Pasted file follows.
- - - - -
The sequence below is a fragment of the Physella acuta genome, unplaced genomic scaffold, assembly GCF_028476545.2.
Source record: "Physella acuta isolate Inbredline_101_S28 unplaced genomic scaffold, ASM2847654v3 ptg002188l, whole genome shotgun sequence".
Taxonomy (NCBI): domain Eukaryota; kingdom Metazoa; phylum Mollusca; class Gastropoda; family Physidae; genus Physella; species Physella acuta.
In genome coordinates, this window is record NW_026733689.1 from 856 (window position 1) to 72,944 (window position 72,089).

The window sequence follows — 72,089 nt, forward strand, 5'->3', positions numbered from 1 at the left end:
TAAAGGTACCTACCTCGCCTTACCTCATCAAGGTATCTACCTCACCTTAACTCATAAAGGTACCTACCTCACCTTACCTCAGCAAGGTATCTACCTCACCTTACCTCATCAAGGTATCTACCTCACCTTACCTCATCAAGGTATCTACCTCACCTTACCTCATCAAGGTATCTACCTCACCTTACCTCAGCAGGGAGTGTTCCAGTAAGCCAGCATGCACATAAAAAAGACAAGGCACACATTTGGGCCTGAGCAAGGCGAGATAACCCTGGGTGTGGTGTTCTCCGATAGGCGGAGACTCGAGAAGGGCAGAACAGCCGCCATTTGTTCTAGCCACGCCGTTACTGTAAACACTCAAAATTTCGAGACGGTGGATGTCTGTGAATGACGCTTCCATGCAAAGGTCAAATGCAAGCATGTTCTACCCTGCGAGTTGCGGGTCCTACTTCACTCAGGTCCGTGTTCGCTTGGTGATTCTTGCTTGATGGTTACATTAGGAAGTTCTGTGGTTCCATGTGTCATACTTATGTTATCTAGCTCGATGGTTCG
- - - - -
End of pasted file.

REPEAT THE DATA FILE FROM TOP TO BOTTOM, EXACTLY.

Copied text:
The sequence below is a fragment of the Physella acuta genome, unplaced genomic scaffold, assembly GCF_028476545.2.
Source record: "Physella acuta isolate Inbredline_101_S28 unplaced genomic scaffold, ASM2847654v3 ptg002188l, whole genome shotgun sequence".
Taxonomy (NCBI): domain Eukaryota; kingdom Metazoa; phylum Mollusca; class Gastropoda; family Physidae; genus Physella; species Physella acuta.
In genome coordinates, this window is record NW_026733689.1 from 856 (window position 1) to 72,944 (window position 72,089).

The window sequence follows — 72,089 nt, forward strand, 5'->3', positions numbered from 1 at the left end:
TAAAGGTACCTACCTCGCCTTACCTCATCAAGGTATCTACCTCACCTTAACTCATAAAGGTACCTACCTCACCTTACCTCAGCAAGGTATCTACCTCACCTTACCTCATCAAGGTATCTACCTCACCTTACCTCATCAAGGTATCTACCTCACCTTACCTCATCAAGGTATCTACCTCACCTTACCTCAGCAGGGAGTGTTCCAGTAAGCCAGCATGCACATAAAAAAGACAAGGCACACATTTGGGCCTGAGCAAGGCGAGATAACCCTGGGTGTGGTGTTCTCCGATAGGCGGAGACTCGAGAAGGGCAGAACAGCCGCCATTTGTTCTAGCCACGCCGTTACTGTAAACACTCAAAATTTCGAGACGGTGGATGTCTGTGAATGACGCTTCCATGCAAAGGTCAAATGCAAGCATGTTCTACCCTGCGAGTTGCGGGTCCTACTTCACTCAGGTCCGTGTTCGCTTGGTGATTCTTGCTTGATGGTTACATTAGGAAGTTCTGTGGTTCCATGTGTCATACTTATGTTATCTAGCTCGATGGTTCG